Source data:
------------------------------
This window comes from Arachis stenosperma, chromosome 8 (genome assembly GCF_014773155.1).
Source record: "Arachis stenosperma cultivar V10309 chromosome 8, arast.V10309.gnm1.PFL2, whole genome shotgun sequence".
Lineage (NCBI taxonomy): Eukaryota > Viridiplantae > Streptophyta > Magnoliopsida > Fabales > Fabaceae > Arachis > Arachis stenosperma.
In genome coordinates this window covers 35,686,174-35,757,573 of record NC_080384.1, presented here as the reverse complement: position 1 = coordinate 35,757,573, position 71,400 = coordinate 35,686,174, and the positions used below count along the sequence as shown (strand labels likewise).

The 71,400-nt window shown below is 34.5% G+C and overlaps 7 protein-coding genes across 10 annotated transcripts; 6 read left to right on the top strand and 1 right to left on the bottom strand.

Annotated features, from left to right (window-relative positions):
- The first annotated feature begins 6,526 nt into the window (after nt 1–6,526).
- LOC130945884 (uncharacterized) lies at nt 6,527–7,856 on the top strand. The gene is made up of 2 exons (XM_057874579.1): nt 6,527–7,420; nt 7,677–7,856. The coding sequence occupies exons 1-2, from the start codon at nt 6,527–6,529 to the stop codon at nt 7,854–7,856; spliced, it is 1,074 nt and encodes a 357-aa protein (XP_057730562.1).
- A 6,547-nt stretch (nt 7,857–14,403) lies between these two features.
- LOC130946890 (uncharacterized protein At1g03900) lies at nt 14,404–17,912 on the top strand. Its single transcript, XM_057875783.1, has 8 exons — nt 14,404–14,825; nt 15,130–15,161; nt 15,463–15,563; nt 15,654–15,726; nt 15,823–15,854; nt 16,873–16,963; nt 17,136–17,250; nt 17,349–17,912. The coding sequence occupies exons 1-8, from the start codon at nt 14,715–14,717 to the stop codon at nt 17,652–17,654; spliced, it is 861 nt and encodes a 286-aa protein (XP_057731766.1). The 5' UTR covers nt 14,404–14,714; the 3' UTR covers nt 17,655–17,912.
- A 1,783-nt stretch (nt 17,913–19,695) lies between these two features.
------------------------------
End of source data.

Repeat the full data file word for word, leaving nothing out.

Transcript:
This window comes from Arachis stenosperma, chromosome 8 (genome assembly GCF_014773155.1).
Source record: "Arachis stenosperma cultivar V10309 chromosome 8, arast.V10309.gnm1.PFL2, whole genome shotgun sequence".
Lineage (NCBI taxonomy): Eukaryota > Viridiplantae > Streptophyta > Magnoliopsida > Fabales > Fabaceae > Arachis > Arachis stenosperma.
In genome coordinates this window covers 35,686,174-35,757,573 of record NC_080384.1, presented here as the reverse complement: position 1 = coordinate 35,757,573, position 71,400 = coordinate 35,686,174, and the positions used below count along the sequence as shown (strand labels likewise).

The 71,400-nt window shown below is 34.5% G+C and overlaps 7 protein-coding genes across 10 annotated transcripts; 6 read left to right on the top strand and 1 right to left on the bottom strand.

Annotated features, from left to right (window-relative positions):
- The first annotated feature begins 6,526 nt into the window (after nt 1–6,526).
- LOC130945884 (uncharacterized) lies at nt 6,527–7,856 on the top strand. The gene is made up of 2 exons (XM_057874579.1): nt 6,527–7,420; nt 7,677–7,856. The coding sequence occupies exons 1-2, from the start codon at nt 6,527–6,529 to the stop codon at nt 7,854–7,856; spliced, it is 1,074 nt and encodes a 357-aa protein (XP_057730562.1).
- A 6,547-nt stretch (nt 7,857–14,403) lies between these two features.
- LOC130946890 (uncharacterized protein At1g03900) lies at nt 14,404–17,912 on the top strand. Its single transcript, XM_057875783.1, has 8 exons — nt 14,404–14,825; nt 15,130–15,161; nt 15,463–15,563; nt 15,654–15,726; nt 15,823–15,854; nt 16,873–16,963; nt 17,136–17,250; nt 17,349–17,912. The coding sequence occupies exons 1-8, from the start codon at nt 14,715–14,717 to the stop codon at nt 17,652–17,654; spliced, it is 861 nt and encodes a 286-aa protein (XP_057731766.1). The 5' UTR covers nt 14,404–14,714; the 3' UTR covers nt 17,655–17,912.
- A 1,783-nt stretch (nt 17,913–19,695) lies between these two features.